Notes Phil 101 (Intro to Philosophy)
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This 3 page Class Notes was uploaded by Elizabeth Notetaker on Sunday September 4, 2016. The Class Notes belongs to Phil 101 (Intro to Philosophy) at University of Alabama - Tuscaloosa taught by Scott Hestevold in Fall 2016. Since its upload, it has received 6 views. For similar materials see Introduction to Philosophy in Political Science, Philosophy, & Religion at University of Alabama - Tuscaloosa.
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Date Created: 09/04/16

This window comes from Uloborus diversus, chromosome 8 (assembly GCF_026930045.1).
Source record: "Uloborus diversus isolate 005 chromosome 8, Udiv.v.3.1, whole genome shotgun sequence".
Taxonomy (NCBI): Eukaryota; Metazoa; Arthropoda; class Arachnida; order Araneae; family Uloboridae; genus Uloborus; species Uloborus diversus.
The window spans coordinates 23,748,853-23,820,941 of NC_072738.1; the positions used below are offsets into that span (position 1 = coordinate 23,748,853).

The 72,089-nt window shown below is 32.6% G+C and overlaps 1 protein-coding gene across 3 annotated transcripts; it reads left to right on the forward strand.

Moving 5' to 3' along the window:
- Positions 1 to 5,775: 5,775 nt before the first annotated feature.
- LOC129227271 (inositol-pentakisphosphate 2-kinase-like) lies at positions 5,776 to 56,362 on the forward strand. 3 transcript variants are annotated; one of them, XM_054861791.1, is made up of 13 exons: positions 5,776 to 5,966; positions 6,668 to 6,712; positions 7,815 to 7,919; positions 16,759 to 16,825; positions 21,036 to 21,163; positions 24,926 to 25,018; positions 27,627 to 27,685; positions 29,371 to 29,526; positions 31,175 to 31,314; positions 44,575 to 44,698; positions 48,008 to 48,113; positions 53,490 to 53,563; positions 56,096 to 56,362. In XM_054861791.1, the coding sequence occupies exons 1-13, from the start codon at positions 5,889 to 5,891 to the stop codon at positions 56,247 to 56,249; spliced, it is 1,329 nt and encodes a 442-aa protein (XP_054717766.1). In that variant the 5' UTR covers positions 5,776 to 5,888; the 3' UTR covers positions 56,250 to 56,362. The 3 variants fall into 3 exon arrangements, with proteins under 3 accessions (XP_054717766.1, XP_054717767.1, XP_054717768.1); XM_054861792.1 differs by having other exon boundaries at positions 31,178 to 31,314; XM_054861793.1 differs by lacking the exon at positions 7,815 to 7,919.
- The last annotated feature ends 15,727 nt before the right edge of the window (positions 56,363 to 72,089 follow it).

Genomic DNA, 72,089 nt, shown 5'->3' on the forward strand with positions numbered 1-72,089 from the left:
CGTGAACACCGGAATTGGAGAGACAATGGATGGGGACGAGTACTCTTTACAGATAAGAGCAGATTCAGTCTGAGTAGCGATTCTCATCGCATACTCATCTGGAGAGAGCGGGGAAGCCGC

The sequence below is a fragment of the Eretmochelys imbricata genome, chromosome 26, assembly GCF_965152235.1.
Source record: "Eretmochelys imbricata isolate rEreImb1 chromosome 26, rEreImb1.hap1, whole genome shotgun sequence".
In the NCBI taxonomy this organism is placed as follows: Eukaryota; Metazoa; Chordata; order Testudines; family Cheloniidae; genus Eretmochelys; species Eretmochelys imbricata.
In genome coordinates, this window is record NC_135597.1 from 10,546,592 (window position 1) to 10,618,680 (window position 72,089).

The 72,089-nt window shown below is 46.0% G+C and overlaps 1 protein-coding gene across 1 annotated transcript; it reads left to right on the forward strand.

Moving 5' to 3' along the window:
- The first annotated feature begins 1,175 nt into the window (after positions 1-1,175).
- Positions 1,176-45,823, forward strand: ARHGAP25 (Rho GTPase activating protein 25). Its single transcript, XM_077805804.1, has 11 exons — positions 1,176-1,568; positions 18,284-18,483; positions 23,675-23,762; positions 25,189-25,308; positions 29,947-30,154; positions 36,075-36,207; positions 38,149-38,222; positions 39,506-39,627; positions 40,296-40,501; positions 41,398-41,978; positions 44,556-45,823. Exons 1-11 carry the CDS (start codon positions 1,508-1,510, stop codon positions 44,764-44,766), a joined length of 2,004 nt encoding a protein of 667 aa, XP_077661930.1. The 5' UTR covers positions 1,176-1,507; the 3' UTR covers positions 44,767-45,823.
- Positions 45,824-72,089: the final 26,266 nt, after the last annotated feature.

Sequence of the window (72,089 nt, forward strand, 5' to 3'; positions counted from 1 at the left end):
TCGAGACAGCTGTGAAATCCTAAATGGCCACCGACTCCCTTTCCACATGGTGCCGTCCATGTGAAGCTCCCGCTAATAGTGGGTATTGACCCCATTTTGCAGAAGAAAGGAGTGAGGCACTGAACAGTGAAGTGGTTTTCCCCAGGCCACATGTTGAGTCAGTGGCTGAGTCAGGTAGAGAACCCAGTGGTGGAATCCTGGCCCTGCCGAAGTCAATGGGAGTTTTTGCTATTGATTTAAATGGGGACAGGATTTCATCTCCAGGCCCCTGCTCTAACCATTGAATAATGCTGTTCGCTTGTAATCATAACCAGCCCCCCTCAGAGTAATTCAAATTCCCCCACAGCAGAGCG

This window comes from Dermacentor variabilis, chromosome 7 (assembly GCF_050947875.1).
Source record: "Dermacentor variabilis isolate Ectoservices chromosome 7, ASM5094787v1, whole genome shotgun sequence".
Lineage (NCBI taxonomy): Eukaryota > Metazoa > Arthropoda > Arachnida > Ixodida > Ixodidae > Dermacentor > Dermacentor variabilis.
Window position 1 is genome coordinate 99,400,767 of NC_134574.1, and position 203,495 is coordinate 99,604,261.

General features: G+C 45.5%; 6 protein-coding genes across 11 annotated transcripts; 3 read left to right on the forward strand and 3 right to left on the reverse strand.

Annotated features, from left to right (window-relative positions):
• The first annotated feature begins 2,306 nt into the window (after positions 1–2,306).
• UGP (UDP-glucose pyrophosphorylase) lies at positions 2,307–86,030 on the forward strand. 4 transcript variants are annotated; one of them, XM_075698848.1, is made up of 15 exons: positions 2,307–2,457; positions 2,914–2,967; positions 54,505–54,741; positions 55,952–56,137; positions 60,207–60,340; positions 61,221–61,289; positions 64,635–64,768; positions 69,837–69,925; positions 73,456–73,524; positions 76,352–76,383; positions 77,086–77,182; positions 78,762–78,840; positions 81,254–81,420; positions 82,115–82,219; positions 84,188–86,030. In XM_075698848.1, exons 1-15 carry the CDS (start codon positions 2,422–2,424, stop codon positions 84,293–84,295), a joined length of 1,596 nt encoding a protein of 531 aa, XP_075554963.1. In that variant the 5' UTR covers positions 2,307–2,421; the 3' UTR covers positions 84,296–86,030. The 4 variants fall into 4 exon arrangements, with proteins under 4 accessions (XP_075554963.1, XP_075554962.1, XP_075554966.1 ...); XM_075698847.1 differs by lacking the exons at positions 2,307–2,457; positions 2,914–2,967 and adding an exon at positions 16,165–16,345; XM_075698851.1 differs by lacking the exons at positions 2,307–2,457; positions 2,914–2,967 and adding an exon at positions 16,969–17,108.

Locke 08/29/2016 o Divine Authority Theory- A govt is justified if and only if God endows the leaders with the right to dictate and enforce rules of conduct o In order to evaluate the usefulness or justness of government, we must first look at life in a state of nature o Locke’s Natural Law Theory of Ethics The state of nature: Anarchy No government constraints on you The law of nature: morality D1: Someone S lives in a state of nature (ie a state of anarchy) = the only rules of conduct that bind S are those of the natural law D2: N is the natural law (ie morality) N is the set of those rules of conduct dictated by god NL An action is morally obligatory if and only if that action is required by the natural law N= (Do not kill or harm others or others property, don’t commit suicide or harm yourself, do extract compensation from a wrongdoer that harms you (punish others for disobeying NL), etc…) a. If you have a moral right, you have a moral claim against other people- it would be wrong for someone to attempt to take or ruin it b. Moral objectivists believe there are moral facts about what is right and what is wrong ethical objectivism o Locke believes there are some advantages and disadvantages to government: Disadvantages of joining a government over anarchy To do whatever you think fit for the preservation of yourself and others within the law of nature To punish the crimes committed according to that law Advantages of government (disagreements to Wolff’s argument) Preservation of their property- in gov rule you have increased protection of yourself and your property There will be a common law- everyone’s held to the same rules There is an unbiased judge in charge of determining innocence and guilt, as well as appropriate punishment Power to back up and support these punishments What is the justification of gov? Social Contract Theory to justify gov- two people have the autonomy to enter into a contract. Contractual agreements are ways to waive rights Other justification: 1. you benefit from the social order upheld by common laws 2. If you benefit from the social order upheld by common laws, then you (tacitly) contract to be bound by those laws. 3. If you contract to be bound by those common laws, then you are obligated to obey those laws, and those who dictate and enforce the common laws thereby have the authority to do so. 4. Therefore you contract to be bound by our common laws (1,2) 5. Therefore you are obligated to obey the common law and those who dictate and enforce laws have the authority to do so (3,4) What kind? Classical Liberalism: A government is just if and only if it enforces those rules of conduct to which its citizens have contracted (consented), to protect themselves and their property from harm, to be enforced—rules that are consisted with Natural Law (i.e. morality). A right to liberty To be compensated when ur harmed To have wrongdoers punished Government is a protector, not a provider. To what extent? Proper government upholds only the rules citizens contracted to uphold the natural rights 1. The laws will be publicized and every single citizen is subject to that law 2. They are designed for no reason but the good of the people 3. They must not raise taxes without consent 4. Legislative powers may not transfer their power to anyone else Problems: 1. Tacit consent All laws? Bind at all? 2. Do you enter the contract freely? Do you understand it at the time you sign it?? 3. What is the proper extent of gov? Protector not provider “Peace, safety, and public good of the people.” o Slowly opening the door to more powerful gov 4. Are there property rights? 1. If there are property rights, then there is a correct account of the origin of property rights 2. There is no correct account of the origin 3. There are no property rights Someone S has a property right to x if and only if o Someone who had a right to x freely sold or gave x to S or o S constructed x from objects to which no one else had property rights
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